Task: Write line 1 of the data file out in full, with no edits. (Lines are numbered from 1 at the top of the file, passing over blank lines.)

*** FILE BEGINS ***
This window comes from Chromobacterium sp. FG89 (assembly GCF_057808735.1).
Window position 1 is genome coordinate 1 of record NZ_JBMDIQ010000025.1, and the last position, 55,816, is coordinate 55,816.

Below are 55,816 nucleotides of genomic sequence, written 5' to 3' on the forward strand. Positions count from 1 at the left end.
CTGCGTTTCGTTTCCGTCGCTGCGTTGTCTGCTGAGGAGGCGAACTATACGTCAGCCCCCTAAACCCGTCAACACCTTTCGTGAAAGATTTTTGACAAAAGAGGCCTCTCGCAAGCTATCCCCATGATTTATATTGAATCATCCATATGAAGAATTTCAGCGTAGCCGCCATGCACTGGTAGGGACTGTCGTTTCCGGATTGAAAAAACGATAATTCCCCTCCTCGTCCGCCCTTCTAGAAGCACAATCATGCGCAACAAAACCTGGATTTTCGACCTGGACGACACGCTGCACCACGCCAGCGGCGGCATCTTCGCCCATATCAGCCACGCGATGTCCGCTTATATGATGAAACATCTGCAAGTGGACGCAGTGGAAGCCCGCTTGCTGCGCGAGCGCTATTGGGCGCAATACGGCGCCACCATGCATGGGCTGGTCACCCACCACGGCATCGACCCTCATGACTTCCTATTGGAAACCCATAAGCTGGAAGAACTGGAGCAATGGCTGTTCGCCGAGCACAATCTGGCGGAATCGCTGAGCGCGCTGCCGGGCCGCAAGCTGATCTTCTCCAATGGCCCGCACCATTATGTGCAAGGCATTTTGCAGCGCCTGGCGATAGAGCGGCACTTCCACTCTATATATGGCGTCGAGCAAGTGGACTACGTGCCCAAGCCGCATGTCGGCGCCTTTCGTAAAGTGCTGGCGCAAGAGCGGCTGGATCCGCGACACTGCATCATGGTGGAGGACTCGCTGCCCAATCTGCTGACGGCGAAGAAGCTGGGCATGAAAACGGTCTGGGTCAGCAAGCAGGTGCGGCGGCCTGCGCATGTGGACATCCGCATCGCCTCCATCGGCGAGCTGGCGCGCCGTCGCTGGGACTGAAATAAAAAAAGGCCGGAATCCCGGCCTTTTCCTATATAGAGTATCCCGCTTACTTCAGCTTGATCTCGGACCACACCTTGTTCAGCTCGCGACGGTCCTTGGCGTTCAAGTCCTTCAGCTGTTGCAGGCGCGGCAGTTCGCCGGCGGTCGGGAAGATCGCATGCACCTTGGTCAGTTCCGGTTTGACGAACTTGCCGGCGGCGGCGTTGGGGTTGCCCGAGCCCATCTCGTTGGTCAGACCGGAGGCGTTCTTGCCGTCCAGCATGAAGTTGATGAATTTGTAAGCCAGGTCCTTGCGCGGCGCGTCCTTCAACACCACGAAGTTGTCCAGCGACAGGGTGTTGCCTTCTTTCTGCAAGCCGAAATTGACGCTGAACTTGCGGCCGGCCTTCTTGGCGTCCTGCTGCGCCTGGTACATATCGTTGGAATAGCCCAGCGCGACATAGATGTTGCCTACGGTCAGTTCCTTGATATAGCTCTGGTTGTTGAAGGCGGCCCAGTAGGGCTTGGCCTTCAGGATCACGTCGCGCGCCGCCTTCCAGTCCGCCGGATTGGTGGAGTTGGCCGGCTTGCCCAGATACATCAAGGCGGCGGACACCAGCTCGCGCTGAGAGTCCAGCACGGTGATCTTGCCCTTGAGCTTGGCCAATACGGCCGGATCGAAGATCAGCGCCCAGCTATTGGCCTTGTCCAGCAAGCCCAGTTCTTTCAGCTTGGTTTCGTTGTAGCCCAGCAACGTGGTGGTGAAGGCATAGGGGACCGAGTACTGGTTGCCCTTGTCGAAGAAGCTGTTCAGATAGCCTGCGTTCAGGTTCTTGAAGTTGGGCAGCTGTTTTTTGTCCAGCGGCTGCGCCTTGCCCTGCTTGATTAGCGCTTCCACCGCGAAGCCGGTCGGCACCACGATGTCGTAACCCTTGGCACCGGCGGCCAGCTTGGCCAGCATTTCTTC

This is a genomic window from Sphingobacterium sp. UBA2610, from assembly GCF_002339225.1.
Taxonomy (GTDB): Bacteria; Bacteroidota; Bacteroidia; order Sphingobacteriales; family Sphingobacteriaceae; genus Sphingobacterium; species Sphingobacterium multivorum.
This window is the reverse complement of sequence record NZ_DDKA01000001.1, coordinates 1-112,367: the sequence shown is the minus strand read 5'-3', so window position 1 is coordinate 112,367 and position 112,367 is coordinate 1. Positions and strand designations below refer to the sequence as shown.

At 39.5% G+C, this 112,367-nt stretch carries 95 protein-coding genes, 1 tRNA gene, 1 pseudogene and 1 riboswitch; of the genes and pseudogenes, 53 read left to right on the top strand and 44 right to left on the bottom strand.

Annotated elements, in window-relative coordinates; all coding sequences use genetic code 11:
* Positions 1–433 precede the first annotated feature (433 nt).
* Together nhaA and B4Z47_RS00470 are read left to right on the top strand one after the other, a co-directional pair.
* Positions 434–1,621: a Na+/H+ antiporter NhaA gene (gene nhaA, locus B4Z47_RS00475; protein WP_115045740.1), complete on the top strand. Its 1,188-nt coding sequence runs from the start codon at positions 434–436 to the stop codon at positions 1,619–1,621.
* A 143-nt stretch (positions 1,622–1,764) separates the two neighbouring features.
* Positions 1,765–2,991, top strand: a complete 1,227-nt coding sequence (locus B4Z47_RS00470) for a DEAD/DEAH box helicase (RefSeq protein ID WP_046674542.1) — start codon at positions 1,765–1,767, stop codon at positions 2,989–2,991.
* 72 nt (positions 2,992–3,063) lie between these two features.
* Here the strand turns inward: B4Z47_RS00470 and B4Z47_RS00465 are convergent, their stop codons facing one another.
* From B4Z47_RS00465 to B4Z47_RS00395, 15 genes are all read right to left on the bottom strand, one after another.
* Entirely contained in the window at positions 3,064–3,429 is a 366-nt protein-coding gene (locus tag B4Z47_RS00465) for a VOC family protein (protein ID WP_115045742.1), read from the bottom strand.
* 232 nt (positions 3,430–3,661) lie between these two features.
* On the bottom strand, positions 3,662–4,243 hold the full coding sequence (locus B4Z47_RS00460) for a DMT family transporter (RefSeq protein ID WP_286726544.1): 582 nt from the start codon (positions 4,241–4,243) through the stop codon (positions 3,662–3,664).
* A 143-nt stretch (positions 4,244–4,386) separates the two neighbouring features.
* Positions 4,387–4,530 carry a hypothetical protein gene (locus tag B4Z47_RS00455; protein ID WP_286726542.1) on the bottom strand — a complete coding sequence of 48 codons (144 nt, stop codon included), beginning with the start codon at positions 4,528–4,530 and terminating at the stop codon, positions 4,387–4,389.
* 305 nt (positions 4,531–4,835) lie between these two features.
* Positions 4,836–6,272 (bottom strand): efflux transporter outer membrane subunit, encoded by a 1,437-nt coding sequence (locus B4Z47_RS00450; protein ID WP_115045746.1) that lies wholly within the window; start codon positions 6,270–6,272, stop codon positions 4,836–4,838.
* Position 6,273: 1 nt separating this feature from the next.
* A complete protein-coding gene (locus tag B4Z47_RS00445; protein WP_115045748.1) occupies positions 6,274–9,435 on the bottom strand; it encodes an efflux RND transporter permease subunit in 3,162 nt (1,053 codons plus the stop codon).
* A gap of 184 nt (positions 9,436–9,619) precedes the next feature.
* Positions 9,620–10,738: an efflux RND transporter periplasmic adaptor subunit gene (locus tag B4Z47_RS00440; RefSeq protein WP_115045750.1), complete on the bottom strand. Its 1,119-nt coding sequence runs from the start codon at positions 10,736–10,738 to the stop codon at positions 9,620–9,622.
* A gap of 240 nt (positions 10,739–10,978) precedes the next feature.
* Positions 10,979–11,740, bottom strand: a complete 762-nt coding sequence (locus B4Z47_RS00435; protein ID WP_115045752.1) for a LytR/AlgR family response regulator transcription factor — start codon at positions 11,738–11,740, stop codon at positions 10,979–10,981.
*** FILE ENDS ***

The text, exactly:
This window comes from Chromobacterium sp. FG89 (assembly GCF_057808735.1).